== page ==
A recent study completed by Fidelity Investments and MEFA found that most parents and their children don't discuss paying for college. 

To deal with rising tuition costs, many parents need their college-aged students to share the burden of paying for college. The problem is, most of them have never actually told their kids. This was the main finding from a study conducted by Fidelity Investments and the Massachusetts Educational Financing Authority.

The study also found that parents are starting to save earlier for their child’s college education but are still having a hard time reaching their goals. 66 percent began saving for college before their child was five years old, which is a four percent increase since 2016. However, only 37 percent are able to reach their savings goals.

There is still good news to be found. Those results are still higher than the national average of 28 percent, and it’s 9 percent higher than the findings in 2016, according to Tom Graf, the Executive Director of MEFA. He said that the “survey results show we have the opportunity to build on those numbers.”

Though 66 percent of Massachusetts parents expect to cover most of the tuition costs themselves, many parents want their children to save $9,282, on average, by high school graduation. And 47 percent of parents feel that it isn’t their responsibility to cover all of the college costs. When the study first started in 2007, that figure was 60 percent.

But 47 percent of parents with a child who is in 10th grade or higher have not shared these expectations with their student. In 2016, this figure was 41 percent.

The study found that there are other college-related topics parents haven’t yet discussed with their child. Fifty-five percent of parents haven’t explained how the financial aid process works. And 54 percent of parents haven’t talked to their child about how much student loan debt they may have to take on.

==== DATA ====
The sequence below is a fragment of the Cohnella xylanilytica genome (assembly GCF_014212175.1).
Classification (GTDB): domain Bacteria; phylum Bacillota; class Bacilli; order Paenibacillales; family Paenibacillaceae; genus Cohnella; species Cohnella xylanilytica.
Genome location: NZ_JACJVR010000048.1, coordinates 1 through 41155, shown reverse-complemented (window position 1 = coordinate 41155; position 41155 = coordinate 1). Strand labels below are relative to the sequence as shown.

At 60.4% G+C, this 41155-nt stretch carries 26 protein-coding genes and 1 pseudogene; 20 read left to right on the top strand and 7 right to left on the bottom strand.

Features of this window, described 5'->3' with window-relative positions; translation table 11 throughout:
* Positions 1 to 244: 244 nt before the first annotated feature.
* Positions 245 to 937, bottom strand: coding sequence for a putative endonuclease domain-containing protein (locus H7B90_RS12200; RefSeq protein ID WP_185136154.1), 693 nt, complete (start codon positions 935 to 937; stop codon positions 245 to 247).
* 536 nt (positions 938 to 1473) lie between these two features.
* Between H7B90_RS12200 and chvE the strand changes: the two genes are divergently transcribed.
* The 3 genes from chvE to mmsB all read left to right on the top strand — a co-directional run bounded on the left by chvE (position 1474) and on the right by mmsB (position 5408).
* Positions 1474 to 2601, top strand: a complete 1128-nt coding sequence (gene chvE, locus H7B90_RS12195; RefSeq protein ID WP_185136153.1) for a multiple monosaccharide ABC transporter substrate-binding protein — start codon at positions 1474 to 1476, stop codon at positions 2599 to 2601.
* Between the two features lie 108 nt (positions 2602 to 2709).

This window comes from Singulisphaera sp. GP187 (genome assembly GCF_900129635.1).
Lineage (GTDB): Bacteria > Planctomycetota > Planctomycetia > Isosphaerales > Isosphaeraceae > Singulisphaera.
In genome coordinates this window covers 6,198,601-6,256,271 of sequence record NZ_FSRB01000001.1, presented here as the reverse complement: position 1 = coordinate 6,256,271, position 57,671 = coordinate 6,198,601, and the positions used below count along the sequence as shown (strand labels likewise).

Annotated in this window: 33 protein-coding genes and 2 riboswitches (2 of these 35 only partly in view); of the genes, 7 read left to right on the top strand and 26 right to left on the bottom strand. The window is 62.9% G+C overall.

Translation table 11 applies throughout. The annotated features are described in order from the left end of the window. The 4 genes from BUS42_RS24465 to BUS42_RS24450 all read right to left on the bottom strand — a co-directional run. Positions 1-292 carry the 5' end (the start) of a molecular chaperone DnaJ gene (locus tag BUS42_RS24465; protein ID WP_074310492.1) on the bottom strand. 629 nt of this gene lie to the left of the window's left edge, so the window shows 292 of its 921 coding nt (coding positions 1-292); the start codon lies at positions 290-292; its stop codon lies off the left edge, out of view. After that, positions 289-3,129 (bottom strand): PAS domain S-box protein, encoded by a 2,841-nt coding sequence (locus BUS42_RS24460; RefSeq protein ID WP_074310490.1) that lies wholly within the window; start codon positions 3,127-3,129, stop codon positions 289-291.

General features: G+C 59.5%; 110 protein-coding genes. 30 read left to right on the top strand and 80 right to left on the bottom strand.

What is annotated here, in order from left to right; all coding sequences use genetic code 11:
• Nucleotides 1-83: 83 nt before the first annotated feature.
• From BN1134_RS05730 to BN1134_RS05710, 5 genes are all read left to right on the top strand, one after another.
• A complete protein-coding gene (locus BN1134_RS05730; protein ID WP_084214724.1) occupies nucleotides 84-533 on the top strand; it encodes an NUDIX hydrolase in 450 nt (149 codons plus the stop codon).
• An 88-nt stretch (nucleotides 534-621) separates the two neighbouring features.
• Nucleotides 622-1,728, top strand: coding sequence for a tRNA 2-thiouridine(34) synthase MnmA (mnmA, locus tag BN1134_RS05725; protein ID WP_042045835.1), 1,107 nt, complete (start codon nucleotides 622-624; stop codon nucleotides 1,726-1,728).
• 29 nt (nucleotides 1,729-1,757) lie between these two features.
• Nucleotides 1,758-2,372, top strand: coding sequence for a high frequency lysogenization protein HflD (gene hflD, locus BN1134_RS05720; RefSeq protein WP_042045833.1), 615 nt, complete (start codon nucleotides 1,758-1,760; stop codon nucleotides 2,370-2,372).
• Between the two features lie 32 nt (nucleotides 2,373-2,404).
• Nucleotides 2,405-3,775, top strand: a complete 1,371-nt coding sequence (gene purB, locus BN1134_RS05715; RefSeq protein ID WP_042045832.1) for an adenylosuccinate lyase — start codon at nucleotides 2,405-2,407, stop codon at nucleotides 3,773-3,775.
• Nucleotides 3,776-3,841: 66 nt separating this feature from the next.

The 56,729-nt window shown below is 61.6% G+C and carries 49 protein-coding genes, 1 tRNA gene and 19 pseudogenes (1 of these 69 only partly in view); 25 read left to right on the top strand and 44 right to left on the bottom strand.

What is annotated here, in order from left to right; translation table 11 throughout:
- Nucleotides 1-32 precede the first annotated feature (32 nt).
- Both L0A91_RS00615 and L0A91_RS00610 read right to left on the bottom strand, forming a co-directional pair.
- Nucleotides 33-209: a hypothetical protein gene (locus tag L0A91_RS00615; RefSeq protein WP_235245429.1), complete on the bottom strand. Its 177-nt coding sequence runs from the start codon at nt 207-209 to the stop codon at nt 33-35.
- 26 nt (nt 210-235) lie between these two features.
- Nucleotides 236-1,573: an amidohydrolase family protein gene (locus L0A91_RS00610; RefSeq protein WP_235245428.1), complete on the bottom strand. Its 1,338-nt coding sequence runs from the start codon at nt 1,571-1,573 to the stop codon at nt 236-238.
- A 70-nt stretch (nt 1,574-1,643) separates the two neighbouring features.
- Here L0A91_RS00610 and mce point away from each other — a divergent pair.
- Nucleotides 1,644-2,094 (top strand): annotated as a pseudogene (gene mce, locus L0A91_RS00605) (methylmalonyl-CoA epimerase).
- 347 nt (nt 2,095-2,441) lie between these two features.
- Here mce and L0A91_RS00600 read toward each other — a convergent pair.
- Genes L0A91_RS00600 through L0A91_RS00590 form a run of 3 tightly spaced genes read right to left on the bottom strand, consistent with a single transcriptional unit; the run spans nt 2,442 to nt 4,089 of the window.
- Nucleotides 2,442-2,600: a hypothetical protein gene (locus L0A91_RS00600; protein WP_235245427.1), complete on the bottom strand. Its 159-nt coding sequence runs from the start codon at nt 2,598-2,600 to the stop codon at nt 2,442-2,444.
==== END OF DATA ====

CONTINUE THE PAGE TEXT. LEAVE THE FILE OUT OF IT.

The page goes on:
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Meanwhile, 83 percent of parents believe that dealing with their own student loan debt has made them better educated regarding financial topics. Yet 50 percent of parents aren’t sure what the best college savings plans are, and 51 percent don’t know how much they should save each month. Although 52 percent do have a financial savings plan in place, this is down from 57 percent in 2016.

Even more troubling: 71 percent of parents said they are familiar with a 529 plan but only 39 percent have opened one, which is a 7 percent drop from 2016. It’s not all bad news, though. The parents who have opened a 529 savings plan have saved an average of $32,200. In 2016, parents had only saved an average of $20,400.

Massachusetts also offers an annual in-state tax deduction for families who contribute to the U.Fund College Investing Plan, which is the Massachusetts 529 plan. The study concluded that Massachusetts parents would benefit from learning more about these incentives to save.

Although this study focuses on Massachusetts families and students, it’s an important reminder to start talking with your child sooner rather than later about paying for college. Setting expectations and coming up with a plan can help you prepare for the big investment you’ll be making in a college education. And the more money you have saved for college, the less you’ll have to borrow in student loans.